whats with all the 23' tyres. my racer has 19's on it. i thought 23's were for cyclo-cross and mtb'rs?

so much of this bike stuff is effective at the 1% for athelets and effective on the bottom line for the vendor when the mislead masses get on board.

...if your already fast enough for a disc wheel - you have a sponsor ready to supply one free.....

09/10/2012 at 17:05

I would suggest that this is the gearing for Outlaw - http://www.sram.com/sram/mountain/family/xx1

OK it's MTB specific but one ring up front and 11 at the back - get the ratios sorted and you'd just have one change to worry about.  or maybe a 3 speed Sturmey Archer??  I did the last 30 miles or so of Outlaw with 3 gears as my rear shifter stopped working - all I had was the front 3 rings to change with.  it didn't bother me that much as I still came in in 6hrs after a few stops to try to fix the problem.

09/10/2012 at 17:12

SL - methinks you mean mm, not feet!  

19mm are usually tubs, 23mm are usually clinchers (extra width for the tubes I think)

CX and MTB tyres are usually clinchers and wider still - 32/35mm for CX and MTB gets measured in inches oddly - 1.9 is usually the thinnest but many run 2.1/2.3 these days

Edited: 09/10/2012 at 17:13
09/10/2012 at 18:11

I started off with 19mm tubulars and a 53*42 7 speed and (I think )  a 13-19 straight through screw on block.   This wasn't 30 years ago either - more like 10 - the bike was older though - nice steel 24" Mercian in 531c  - it seemed fine at the time.   

09/10/2012 at 20:14

Pops I've got a mid to late 80's Billy Whitcomb built Soens 531c frame that upto 2001 had taken me to a 22.29 10 and a 58.30ish 25 and doubled up for road racing by taking the clip on aero bars off!! It's a classic frame probably as your is and one day I'll take it off the turbo ( thats all it does now ) and have it sprayed up nice and get the chroming re-done and try and get it back into it's real era. Never gone wrong though.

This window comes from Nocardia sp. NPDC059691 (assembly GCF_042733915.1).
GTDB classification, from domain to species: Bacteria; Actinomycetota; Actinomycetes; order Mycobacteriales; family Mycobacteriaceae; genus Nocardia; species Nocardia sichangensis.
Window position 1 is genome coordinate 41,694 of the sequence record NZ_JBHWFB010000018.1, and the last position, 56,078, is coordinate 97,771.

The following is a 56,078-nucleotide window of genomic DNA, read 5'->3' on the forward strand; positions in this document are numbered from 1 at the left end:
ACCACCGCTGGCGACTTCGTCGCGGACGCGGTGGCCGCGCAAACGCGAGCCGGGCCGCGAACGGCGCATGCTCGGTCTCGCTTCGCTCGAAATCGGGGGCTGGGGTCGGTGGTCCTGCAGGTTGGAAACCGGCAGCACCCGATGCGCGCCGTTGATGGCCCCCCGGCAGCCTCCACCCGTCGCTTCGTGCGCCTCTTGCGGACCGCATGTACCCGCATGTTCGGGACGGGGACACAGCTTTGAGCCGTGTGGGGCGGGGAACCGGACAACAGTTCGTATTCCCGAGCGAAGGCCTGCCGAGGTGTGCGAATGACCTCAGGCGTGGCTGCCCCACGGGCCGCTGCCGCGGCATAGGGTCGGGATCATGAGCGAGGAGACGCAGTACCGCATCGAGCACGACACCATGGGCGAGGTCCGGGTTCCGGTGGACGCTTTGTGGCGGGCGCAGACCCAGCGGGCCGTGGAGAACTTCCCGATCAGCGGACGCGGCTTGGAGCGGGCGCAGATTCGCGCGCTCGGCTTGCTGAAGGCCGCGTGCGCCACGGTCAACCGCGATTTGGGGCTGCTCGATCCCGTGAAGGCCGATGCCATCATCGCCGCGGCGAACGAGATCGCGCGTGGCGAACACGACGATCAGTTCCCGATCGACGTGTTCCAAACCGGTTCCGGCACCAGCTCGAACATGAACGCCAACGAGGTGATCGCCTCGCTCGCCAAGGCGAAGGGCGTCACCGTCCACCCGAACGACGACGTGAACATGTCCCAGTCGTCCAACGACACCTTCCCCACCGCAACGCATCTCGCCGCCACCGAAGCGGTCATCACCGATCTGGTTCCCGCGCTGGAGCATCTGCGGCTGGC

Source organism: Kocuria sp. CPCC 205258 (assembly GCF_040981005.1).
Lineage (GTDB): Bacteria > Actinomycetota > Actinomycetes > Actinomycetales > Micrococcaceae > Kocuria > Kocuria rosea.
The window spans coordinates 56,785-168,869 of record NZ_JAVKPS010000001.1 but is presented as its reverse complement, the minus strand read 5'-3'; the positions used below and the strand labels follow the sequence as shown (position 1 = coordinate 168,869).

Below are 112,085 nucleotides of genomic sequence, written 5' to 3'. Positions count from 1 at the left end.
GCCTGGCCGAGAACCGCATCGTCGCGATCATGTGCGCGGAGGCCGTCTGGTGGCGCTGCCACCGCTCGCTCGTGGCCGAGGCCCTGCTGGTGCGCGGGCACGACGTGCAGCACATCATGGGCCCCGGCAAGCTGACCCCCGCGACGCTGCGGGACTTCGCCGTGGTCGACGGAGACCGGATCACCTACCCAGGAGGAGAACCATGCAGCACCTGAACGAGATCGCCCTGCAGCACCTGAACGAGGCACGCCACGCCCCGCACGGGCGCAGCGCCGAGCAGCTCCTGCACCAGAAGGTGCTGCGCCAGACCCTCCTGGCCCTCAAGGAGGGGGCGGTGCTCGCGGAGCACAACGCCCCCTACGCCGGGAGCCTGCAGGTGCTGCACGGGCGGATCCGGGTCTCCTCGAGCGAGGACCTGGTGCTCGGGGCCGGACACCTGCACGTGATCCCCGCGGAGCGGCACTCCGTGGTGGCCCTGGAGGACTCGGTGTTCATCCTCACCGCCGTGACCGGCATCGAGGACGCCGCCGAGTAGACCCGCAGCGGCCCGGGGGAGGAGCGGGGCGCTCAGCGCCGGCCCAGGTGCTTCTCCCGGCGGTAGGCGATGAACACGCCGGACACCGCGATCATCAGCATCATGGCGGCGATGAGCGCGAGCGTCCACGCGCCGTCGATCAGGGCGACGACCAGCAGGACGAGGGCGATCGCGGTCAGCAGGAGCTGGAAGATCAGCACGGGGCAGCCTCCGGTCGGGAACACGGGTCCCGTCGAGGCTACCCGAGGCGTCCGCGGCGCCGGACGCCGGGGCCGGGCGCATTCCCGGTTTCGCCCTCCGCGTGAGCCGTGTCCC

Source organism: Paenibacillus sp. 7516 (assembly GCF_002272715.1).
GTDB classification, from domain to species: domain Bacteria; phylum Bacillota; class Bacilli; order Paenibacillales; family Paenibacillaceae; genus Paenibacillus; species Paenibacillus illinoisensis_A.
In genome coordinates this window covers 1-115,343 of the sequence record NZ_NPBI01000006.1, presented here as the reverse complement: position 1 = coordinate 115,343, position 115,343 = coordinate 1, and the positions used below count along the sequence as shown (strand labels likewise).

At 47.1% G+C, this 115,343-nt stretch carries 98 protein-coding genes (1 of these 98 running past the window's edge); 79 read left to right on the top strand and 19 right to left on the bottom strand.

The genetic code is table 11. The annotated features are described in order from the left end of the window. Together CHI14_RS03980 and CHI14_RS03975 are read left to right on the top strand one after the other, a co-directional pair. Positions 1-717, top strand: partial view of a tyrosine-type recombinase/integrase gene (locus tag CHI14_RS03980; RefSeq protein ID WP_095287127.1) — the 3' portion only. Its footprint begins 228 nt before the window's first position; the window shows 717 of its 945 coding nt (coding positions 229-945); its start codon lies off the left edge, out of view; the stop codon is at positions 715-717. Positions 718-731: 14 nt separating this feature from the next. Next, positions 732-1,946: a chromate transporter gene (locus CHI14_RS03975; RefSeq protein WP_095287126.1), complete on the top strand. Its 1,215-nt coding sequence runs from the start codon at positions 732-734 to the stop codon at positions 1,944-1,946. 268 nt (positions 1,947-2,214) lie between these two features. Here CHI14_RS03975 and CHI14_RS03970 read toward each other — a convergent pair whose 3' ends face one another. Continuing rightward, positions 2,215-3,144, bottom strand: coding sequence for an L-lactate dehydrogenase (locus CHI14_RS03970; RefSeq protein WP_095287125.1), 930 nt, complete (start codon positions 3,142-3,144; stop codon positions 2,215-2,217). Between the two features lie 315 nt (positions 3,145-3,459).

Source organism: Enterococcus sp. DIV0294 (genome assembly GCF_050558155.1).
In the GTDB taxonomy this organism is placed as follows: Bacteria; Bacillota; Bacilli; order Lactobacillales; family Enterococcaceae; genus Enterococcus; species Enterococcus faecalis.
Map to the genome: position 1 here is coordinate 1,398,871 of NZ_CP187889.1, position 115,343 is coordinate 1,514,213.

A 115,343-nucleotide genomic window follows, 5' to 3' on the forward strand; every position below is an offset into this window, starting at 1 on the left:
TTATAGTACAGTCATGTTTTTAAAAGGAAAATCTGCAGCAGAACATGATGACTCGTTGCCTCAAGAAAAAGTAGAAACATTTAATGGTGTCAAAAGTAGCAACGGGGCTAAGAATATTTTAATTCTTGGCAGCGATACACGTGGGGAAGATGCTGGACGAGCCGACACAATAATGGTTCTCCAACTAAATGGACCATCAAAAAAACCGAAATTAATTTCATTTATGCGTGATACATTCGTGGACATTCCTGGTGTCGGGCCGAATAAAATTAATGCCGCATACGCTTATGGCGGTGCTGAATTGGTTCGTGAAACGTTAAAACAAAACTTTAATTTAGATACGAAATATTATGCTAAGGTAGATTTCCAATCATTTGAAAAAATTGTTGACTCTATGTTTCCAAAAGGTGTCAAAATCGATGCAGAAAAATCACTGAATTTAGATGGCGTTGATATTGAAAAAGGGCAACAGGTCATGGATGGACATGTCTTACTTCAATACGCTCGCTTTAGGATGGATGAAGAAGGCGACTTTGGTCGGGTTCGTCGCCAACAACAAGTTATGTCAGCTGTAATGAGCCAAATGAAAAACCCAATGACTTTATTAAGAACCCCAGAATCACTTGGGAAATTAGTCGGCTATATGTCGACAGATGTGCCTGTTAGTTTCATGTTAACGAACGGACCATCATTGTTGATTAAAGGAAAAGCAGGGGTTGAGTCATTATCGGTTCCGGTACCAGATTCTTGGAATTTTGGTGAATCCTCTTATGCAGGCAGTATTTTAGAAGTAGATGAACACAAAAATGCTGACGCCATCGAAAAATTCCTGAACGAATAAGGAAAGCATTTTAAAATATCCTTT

IronCat5    pirate
09/10/2012 at 20:47
popsider wrote (see)

I started off with 19mm tubulars and a 53*42 7 speed and (I think )  a 13-19 straight through screw on block.   This wasn't 30 years ago either - more like 10 - the bike was older though - nice steel 24" Mercian in 531c  - it seemed fine at the time.   

My road bike came with similar gearing on a 7 speed block. Only the frame is left now from the £65 ebay purchase.

cougie    pirate
09/10/2012 at 21:50
I used to have narrow tyres but you can corner better on 23s - they're more rounded - the narrow tyres almost have a square profile. Plus you've a bigger cushion of air in the tyre. We've some massive potholes round here after all the rain - I'm quite looking forwards to getting out the winter bike with really chunky tyres on !